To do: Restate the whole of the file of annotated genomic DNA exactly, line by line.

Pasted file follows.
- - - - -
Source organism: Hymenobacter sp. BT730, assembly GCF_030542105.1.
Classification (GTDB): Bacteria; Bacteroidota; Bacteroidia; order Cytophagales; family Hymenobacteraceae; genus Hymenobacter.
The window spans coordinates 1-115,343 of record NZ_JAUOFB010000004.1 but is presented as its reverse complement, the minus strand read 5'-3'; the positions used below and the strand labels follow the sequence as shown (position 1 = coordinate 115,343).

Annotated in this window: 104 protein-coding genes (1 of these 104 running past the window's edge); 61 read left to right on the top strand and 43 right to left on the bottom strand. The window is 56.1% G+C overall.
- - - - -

Source organism: Hymenobacter sp. BT730, assembly GCF_030542105.1.
Classification (GTDB): Bacteria; Bacteroidota; Bacteroidia; order Cytophagales; family Hymenobacteraceae; genus Hymenobacter.
The window spans coordinates 1-115,343 of record NZ_JAUOFB010000004.1 but is presented as its reverse complement, the minus strand read 5'-3'; the positions used below and the strand labels follow the sequence as shown (position 1 = coordinate 115,343).

Annotated in this window: 104 protein-coding genes (1 of these 104 running past the window's edge); 61 read left to right on the top strand and 43 right to left on the bottom strand. The window is 56.1% G+C overall.